SS PANZER BATTALION 501
Tigers in the Ardennes
Author: Hugues Wenkin and Christian Dujardin
Chapters: 5 with an Introduction, a Conclusion, Notes and Bibliography
Publisher: Pen and Sword
This book contains over 200 original B&W photos with information for each photo. There are various first-hand accounts from soldiers that served during the Ardennes Offensive.
As I began reading this book I started flipping through the pages and found some amazing photos of many Tiger tanks that fought in the Battle of the Bulge. The back cover provided some interesting information.
- Most comprehensive study published
- The fate of each Tiger tank analyzed in depth
- Over 200 original photos
- Based on archival documents and visits to the locations
- Written by historians with a technical background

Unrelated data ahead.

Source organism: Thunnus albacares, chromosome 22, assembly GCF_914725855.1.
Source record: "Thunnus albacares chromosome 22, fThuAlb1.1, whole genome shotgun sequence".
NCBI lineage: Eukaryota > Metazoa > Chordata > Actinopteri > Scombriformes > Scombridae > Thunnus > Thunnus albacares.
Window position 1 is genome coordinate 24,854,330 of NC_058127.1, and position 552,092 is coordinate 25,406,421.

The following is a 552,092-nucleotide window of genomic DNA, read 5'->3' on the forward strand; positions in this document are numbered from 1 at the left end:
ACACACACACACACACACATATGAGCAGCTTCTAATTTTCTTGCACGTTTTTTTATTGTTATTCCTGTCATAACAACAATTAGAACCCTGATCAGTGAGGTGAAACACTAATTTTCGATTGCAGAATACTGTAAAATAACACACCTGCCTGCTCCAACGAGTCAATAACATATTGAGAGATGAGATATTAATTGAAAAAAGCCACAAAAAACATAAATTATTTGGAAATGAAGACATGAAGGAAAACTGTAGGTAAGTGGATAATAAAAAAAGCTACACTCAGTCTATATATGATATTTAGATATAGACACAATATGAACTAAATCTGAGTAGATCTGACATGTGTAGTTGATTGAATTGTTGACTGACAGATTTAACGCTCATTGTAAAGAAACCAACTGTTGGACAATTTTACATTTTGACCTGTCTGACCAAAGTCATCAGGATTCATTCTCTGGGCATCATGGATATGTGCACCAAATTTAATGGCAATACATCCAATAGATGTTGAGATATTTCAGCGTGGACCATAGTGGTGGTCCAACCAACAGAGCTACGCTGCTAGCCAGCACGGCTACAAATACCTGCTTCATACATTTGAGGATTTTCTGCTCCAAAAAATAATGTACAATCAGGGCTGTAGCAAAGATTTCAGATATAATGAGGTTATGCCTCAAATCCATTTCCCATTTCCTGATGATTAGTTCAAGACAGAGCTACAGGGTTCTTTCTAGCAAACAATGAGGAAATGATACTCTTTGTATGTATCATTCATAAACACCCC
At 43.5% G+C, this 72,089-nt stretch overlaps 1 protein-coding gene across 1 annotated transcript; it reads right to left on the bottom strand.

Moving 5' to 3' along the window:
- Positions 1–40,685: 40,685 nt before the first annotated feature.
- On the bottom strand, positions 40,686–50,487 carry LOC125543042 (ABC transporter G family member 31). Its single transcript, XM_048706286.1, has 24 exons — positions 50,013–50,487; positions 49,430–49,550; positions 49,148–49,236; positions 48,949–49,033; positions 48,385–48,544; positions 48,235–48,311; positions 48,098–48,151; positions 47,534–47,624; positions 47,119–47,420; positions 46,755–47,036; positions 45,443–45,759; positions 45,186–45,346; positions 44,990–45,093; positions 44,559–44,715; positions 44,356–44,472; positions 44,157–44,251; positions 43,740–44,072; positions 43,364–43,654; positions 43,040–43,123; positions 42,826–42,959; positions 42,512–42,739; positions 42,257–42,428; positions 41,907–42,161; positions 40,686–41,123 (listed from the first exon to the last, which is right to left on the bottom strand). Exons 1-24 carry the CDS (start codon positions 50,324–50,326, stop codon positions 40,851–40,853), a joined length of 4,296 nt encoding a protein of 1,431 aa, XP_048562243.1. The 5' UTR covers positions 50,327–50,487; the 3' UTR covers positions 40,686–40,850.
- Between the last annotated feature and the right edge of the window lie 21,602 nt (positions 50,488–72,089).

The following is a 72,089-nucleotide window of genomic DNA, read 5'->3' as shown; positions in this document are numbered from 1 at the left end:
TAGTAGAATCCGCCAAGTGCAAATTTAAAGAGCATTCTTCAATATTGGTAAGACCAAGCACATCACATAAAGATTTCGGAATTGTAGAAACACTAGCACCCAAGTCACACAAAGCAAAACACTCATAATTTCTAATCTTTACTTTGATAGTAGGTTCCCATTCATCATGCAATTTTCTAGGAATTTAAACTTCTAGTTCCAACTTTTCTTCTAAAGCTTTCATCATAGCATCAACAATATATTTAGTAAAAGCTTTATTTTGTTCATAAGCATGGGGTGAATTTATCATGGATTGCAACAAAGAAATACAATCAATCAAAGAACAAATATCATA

When I read the back cover, I was very intrigued as to what was in store when I read this book. I found that it is well written and very accurate. If you are scale modeler that likes to build Battle of the Bulge Tigers, this book is an excellent resource. Both for information and photos. So, let’s dive into the book.
The Introduction (4 Pages) summarizes the goal of “Wacht am Rhein” operation; to take Antwerp. The who, what, when and where of how the plan would be executed.
Chapter 1: (33 Pages) The Station of the Cross of KG Pieper (16 Dec 44 – 15 Jan 45)
This chapter discusses the Order of Battler for Obersturmbannfuhrer Joachim Peiper Kampfgruppe, known as Peiper’s KG. It details the equipment of Peiper’s KG, the objective of his mission, and the delays in his schedule. There is a recount of K. Wortman who was a crew member of a Wirbelwind Flak gun. Also discussed are the events of December 17th with the capture of Honsfeld and the massacre of American POWs. There is also a testimony Peiper gave to Major Kenneth W. Heckler on 7 September 1945 about his failed attempt to capture Stavelot.